View from Desert View Point.

Our first glimpse of the Grand Canyon from the Desert View Point.

We had the next day to ourselves, no organized tour. We could wander at our will which was exactly what we wanted. It was the end of August in Arizona. Very hot. However, the south rim of the Grand Canyon is at an elevation of approximately 7000 feet, so relatively cooler. And we had come suitably prepared. We geared up; hat, sunglasses, sun block, snacks and plenty of water. We had our backpack hydration systems. Water was essential to prevent dehydration, a distinct possibility, and to stay cool.

At one of the many observation points on the South Rim trail.

At one of the many observation points on the South Rim trail of the Grand Canyon.

There is a park shuttle that stops at all the view points, Maricopa Point, Hopi Point, Mojave Point, to name just a few. Tourists can get on and off at will. We leisurely went from point to point admiring the view and taking pictures. Lots and lots of pictures. I had with me my tried and tested Panasonic Lumix and my iphone 12. Both excellent cameras, but good to have a backup in case of any mishaps. Our guide told us horror stories of people dropping cell phones as they lean over the rim. The last thing I wanted was to see the sights without a camera.

Different colors in the Grand Canyon walls

Different colors in the Grand Canyon walls.

It is difficult to describe the Grand Canyon in words. Even good pictures do not do justice. Imagine the Colorado river gradually carving its way through the rocks over millions of years until it is a thin ribbon a mile below the rim where we were now standing.

The thin stream of the Colorado river, a mile down from the South Rim.

The thin stream of the Colorado river, a mile below the South Rim.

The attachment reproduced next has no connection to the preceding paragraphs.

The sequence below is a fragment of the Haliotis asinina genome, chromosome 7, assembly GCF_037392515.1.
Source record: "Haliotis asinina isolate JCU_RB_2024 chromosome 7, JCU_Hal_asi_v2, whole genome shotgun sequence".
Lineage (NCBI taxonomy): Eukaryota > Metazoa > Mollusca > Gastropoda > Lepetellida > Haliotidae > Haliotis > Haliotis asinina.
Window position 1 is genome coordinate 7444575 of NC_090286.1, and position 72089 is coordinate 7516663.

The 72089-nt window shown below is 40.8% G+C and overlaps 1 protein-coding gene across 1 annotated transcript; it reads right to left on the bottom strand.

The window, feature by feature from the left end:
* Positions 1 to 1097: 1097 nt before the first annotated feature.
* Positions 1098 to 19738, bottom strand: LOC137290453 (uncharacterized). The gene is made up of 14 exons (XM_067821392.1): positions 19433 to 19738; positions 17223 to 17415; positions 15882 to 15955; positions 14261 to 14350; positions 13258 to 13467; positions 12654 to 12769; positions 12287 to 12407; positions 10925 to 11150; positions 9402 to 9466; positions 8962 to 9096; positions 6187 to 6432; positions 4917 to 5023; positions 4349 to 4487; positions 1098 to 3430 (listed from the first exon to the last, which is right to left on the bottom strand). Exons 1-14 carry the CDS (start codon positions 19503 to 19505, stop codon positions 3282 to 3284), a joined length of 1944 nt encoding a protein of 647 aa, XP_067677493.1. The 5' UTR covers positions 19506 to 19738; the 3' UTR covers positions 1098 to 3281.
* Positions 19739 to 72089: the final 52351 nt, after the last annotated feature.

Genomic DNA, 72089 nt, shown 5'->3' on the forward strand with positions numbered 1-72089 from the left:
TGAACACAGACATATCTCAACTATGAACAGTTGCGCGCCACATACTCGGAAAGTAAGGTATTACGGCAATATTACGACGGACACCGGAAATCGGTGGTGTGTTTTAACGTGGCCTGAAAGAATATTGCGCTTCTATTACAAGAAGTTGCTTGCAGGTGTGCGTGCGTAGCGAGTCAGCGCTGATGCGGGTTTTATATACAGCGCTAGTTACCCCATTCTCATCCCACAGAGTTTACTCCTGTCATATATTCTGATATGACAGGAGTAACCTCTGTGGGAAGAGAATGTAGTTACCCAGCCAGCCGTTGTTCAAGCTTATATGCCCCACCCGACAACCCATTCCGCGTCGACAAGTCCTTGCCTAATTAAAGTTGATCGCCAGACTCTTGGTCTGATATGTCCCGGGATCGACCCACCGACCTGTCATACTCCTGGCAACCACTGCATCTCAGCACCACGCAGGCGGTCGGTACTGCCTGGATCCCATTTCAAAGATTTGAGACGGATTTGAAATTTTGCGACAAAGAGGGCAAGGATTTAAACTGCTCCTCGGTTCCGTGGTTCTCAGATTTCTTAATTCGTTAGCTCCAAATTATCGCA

And then wind, water, freeze-thaws, and every natural process known to man widens the canyon (about 10 miles as the crow flies from the north to the south rim)  and carves it into its present fantastic shapes.  Some peaks have shapes like  temples and names like Vishnu, Brahma and Zoroaster. The exposed rocks span geologic time, millions of years in places and have different mineral compositions giving the subtle hues so beloved by photographers and geologists. I was in raptures.

Temple like formations in the canyon walls

Temple like formations in the canyon walls.

By noon we were tired. We hopped once more onto the park shuttle and headed back. I had a big lunch; an elk burger, fries and a beer. Satiated we walked to our room for a much needed nap.

My son had tried to make a dinner reservation at the historic  El Tovar hotel but it was peak season and there was a long waiting list. We went there anyway, had drinks at the bar with a lovely view of the canyon. We ordered a takeout dinner and waited outside. I had timed it right this time. We got to see the colors of the Grand Canyon come to life as the sun slowly leaned west. Time for the cameras again. This is what I had come to see. I watched mesmerized. After a while we got a call from the hotel, our dinner was ready. We took it and headed back to Yavapai Lodge. We had dinner in our room. I had a big salad. After my meaty lunch I needed it. We then stepped outside to see the stars. We saw Jupiter, big and bright, and to its right, Saturn. Unfortunately, clouds covered a large part of the sky. Too bad. We headed back and were soon fast asleep.

The Grand Canyon at sunset. View from the Hopi House.

The Grand Canyon at sunset. View from the Hopi House.

Next: Monument Valley and Lake Powell.